A washed up singer is given a couple days to compose a chart-topping hit for an aspiring teen sensation. Though he's never written a decent lyric in his life, he sparks with an offbeat younger woman with a flair for words.
The film follows the fortunes of Charles and his friends as they wonder if they will ever find true love and marry. Charles thinks he's found "Miss Right" in Carrie, an American. This British subtle comedy revolves around Charlie, his friends and the four weddings and one funeral which they attend. Written by
I'm blind to the alleged charm of Andie MacDowell myself. That's why I think that casting her in this film was a stroke of genius, for so far as my senses tell me she perfectly fits the character she plays: a dull beauty who casts a spell over one out of every twenty men she meets, leaving the remaining nineteen cold and completely baffled. Charlie (Hugh Grant) is surrounded by MUCH more desirable female friends - even Duckface has something going for her - but instead of so much as noticing them he falls head over heels for an unattainable woman who is, on top of everything else, boring. Would have been as good as it is if Charlie's passion had made SENSE? Of course not.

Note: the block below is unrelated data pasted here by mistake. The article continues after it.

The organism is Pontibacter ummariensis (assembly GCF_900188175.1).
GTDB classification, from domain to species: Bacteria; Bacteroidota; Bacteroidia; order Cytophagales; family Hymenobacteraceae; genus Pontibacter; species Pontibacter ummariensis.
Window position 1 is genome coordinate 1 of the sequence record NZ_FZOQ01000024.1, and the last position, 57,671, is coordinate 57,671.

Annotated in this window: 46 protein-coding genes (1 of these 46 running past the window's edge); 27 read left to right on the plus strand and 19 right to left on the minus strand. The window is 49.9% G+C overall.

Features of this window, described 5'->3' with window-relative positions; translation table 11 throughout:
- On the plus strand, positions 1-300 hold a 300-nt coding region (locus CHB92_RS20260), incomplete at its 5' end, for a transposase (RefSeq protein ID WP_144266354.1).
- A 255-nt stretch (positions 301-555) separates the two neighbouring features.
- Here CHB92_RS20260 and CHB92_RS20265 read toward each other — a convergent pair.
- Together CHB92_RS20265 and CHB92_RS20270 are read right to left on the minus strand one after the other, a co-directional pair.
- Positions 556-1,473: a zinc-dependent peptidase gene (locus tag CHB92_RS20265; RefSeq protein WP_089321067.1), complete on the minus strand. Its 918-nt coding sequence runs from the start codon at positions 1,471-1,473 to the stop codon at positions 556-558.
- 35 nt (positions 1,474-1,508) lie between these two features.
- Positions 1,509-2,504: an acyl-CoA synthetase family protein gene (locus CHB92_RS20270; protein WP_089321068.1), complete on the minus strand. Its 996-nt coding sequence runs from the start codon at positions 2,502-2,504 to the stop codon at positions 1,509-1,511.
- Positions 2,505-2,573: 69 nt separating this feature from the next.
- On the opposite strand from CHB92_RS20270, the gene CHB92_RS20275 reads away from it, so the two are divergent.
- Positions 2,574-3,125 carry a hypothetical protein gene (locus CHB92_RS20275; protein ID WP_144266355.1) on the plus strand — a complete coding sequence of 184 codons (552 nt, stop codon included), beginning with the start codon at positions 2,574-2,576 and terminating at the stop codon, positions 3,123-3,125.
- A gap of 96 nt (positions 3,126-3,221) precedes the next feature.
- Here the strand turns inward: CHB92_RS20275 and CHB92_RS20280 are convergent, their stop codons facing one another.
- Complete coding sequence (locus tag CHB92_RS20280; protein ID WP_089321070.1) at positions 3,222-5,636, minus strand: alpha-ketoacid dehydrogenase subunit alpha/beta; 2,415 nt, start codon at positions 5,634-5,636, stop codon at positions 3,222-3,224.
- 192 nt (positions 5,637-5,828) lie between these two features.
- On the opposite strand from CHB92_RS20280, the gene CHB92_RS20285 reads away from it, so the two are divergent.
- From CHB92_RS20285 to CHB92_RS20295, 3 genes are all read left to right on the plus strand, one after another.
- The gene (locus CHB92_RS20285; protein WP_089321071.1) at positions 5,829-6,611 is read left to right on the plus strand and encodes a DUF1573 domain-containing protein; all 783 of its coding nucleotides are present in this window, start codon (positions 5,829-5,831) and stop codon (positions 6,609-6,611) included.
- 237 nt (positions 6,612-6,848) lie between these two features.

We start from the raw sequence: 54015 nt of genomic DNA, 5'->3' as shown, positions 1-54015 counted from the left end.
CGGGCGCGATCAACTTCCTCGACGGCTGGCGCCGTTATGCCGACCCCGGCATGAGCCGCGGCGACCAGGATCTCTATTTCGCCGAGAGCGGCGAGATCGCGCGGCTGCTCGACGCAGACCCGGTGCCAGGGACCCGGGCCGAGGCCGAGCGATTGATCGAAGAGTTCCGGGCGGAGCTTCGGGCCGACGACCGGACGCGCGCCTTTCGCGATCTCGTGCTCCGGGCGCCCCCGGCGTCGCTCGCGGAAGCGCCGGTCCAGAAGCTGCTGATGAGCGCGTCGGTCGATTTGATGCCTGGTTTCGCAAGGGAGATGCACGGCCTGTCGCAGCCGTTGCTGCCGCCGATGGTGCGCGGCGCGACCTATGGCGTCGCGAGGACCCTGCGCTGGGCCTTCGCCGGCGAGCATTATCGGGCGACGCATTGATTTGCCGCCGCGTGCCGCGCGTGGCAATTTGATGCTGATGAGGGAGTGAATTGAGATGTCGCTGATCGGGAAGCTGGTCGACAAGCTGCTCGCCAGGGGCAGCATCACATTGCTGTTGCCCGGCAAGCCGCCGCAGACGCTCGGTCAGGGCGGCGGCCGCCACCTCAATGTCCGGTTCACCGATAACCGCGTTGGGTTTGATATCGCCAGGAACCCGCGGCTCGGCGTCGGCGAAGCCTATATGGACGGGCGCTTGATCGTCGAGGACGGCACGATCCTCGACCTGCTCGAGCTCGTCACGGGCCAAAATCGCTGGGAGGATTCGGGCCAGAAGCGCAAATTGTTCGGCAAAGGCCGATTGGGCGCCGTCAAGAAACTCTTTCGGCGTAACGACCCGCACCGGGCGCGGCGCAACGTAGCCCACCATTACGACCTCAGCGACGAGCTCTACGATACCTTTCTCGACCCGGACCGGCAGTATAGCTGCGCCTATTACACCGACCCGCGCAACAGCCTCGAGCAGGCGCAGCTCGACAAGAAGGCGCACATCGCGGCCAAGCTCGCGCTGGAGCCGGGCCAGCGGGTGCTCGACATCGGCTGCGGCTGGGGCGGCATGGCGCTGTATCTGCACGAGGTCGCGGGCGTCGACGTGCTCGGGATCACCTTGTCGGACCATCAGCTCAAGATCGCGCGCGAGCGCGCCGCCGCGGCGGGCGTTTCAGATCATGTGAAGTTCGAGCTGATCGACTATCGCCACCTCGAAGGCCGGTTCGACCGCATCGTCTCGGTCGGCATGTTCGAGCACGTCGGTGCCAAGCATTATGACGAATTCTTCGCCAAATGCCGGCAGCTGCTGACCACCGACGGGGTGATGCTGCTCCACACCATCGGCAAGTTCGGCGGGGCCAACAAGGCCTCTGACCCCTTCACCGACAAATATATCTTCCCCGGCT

Anyway, everyone I know with a low opinion of this film begins the case for the prosecution with an attack on Andie MacDowell. Is there anything else to dislike? I can't see it myself. This is one of the world's few perfect comedies, devoid of longeurs - perhaps the funeral didn't have quite the desired effect - with true comedy and a nice selection of characters. One has no difficulty keeping the dozen or so members of the main set mentally separate. How many romantic comedies can you say THAT about?
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